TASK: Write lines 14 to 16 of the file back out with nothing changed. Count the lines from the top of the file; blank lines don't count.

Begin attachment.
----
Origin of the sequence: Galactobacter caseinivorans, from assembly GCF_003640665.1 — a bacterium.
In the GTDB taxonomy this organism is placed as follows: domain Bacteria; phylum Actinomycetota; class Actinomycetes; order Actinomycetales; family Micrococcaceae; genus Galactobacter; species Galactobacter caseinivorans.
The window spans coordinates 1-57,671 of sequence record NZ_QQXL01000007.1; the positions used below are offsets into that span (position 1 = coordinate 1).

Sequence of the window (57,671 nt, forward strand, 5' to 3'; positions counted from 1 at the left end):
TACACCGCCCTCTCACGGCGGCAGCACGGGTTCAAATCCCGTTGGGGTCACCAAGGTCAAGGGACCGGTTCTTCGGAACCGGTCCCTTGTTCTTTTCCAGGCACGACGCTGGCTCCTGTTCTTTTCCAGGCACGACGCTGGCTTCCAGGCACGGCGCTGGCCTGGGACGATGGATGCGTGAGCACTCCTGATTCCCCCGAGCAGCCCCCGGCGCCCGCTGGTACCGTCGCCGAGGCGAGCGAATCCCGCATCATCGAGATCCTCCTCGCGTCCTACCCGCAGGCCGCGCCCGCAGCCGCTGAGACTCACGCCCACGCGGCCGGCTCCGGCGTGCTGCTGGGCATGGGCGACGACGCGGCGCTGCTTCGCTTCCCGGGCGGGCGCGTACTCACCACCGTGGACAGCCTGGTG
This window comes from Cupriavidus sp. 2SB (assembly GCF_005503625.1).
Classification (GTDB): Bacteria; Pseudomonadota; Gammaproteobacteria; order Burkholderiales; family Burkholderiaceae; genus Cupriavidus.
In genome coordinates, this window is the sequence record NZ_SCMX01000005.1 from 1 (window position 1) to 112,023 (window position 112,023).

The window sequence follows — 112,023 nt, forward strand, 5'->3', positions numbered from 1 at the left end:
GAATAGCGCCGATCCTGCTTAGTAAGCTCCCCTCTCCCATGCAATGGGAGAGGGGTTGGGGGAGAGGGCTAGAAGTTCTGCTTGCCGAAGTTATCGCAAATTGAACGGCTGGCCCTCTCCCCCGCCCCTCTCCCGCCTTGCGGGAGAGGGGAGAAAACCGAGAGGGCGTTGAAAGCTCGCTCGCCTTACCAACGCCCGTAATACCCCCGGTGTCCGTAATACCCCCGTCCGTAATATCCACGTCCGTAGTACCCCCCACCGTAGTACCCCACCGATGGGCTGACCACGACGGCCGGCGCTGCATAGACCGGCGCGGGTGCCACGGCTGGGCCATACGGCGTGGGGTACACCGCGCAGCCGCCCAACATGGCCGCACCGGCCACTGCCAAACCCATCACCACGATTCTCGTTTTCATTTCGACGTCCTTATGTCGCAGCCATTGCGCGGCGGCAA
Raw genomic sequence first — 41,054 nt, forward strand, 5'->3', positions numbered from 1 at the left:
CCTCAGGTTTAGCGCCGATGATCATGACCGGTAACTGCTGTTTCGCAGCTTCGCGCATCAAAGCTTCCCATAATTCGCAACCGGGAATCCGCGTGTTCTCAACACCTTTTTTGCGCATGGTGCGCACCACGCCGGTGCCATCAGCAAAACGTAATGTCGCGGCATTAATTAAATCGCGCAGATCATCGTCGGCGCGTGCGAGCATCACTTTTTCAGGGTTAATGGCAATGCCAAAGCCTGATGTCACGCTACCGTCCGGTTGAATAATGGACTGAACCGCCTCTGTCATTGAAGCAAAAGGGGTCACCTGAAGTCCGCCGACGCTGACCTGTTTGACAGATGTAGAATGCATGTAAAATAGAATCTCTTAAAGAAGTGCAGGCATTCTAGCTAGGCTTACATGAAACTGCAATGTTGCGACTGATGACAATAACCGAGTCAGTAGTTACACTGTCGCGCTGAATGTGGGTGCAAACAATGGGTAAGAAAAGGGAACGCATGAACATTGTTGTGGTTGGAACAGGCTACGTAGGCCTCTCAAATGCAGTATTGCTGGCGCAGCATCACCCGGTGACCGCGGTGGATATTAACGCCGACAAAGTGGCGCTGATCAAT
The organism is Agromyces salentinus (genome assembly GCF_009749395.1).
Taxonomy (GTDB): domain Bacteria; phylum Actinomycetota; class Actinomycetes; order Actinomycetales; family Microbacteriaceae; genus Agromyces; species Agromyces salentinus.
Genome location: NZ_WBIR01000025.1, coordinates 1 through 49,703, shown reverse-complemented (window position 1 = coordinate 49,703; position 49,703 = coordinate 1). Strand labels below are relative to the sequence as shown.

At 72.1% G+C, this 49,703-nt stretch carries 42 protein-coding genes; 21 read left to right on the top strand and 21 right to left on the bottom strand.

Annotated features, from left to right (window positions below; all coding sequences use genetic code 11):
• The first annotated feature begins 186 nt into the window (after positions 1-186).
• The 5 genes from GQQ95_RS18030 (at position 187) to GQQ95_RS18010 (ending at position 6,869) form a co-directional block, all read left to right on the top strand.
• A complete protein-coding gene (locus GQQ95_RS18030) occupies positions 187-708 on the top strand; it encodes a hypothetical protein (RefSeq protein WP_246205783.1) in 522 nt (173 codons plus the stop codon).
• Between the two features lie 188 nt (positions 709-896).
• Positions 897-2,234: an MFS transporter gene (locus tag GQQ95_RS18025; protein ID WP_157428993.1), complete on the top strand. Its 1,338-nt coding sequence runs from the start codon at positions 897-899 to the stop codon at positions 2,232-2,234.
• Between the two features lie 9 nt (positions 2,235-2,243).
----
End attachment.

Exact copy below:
Taxonomy (GTDB): domain Bacteria; phylum Actinomycetota; class Actinomycetes; order Actinomycetales; family Microbacteriaceae; genus Agromyces; species Agromyces salentinus.
Genome location: NZ_WBIR01000025.1, coordinates 1 through 49,703, shown reverse-complemented (window position 1 = coordinate 49,703; position 49,703 = coordinate 1). Strand labels below are relative to the sequence as shown.

At 72.1% G+C, this 49,703-nt stretch carries 42 protein-coding genes; 21 read left to right on the top strand and 21 right to left on the bottom strand.